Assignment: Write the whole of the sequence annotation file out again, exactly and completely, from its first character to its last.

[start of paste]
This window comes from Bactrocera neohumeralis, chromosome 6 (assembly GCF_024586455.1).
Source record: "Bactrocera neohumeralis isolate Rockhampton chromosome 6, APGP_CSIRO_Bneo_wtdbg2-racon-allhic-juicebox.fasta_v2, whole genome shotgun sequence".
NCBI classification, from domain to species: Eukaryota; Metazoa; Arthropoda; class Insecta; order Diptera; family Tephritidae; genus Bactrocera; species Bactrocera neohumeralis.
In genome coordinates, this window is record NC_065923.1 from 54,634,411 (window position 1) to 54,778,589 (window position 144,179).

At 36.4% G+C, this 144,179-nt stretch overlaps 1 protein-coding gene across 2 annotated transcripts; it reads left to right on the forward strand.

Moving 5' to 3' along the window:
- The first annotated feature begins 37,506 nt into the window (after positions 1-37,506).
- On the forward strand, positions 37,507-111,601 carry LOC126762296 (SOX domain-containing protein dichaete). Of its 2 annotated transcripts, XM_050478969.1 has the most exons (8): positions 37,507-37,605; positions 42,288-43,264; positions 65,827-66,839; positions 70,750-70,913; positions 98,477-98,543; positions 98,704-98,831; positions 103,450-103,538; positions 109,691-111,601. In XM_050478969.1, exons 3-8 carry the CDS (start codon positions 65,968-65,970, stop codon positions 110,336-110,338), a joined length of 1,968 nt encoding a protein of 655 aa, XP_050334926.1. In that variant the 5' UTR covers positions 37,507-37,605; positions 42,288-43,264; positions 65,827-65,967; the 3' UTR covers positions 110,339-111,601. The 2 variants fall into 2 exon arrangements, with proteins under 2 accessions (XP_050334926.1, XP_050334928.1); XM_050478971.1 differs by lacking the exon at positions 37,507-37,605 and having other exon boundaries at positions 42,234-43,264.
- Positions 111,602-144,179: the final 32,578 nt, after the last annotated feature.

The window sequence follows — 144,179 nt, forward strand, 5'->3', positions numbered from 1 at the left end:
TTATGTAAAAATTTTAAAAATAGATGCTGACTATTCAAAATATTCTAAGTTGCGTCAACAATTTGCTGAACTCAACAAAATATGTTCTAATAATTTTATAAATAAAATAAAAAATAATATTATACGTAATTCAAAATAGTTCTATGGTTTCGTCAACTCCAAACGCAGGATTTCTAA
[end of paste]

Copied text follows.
This window comes from Bactrocera neohumeralis, chromosome 6 (assembly GCF_024586455.1).
Source record: "Bactrocera neohumeralis isolate Rockhampton chromosome 6, APGP_CSIRO_Bneo_wtdbg2-racon-allhic-juicebox.fasta_v2, whole genome shotgun sequence".
NCBI classification, from domain to species: Eukaryota; Metazoa; Arthropoda; class Insecta; order Diptera; family Tephritidae; genus Bactrocera; species Bactrocera neohumeralis.
In genome coordinates, this window is record NC_065923.1 from 54,634,411 (window position 1) to 54,778,589 (window position 144,179).

At 36.4% G+C, this 144,179-nt stretch overlaps 1 protein-coding gene across 2 annotated transcripts; it reads left to right on the forward strand.

Moving 5' to 3' along the window:
- The first annotated feature begins 37,506 nt into the window (after positions 1-37,506).
- On the forward strand, positions 37,507-111,601 carry LOC126762296 (SOX domain-containing protein dichaete). Of its 2 annotated transcripts, XM_050478969.1 has the most exons (8): positions 37,507-37,605; positions 42,288-43,264; positions 65,827-66,839; positions 70,750-70,913; positions 98,477-98,543; positions 98,704-98,831; positions 103,450-103,538; positions 109,691-111,601. In XM_050478969.1, exons 3-8 carry the CDS (start codon positions 65,968-65,970, stop codon positions 110,336-110,338), a joined length of 1,968 nt encoding a protein of 655 aa, XP_050334926.1. In that variant the 5' UTR covers positions 37,507-37,605; positions 42,288-43,264; positions 65,827-65,967; the 3' UTR covers positions 110,339-111,601. The 2 variants fall into 2 exon arrangements, with proteins under 2 accessions (XP_050334926.1, XP_050334928.1); XM_050478971.1 differs by lacking the exon at positions 37,507-37,605 and having other exon boundaries at positions 42,234-43,264.
- Positions 111,602-144,179: the final 32,578 nt, after the last annotated feature.

The window sequence follows — 144,179 nt, forward strand, 5'->3', positions numbered from 1 at the left end:
TTATGTAAAAATTTTAAAAATAGATGCTGACTATTCAAAATATTCTAAGTTGCGTCAACAATTTGCTGAACTCAACAAAATATGTTCTAATAATTTTATAAATAAAATAAAAAATAATATTATACGTAATTCAAAATAGTTCTATGGTTTCGTCAACTCCAAACGCAGGATTTCTAA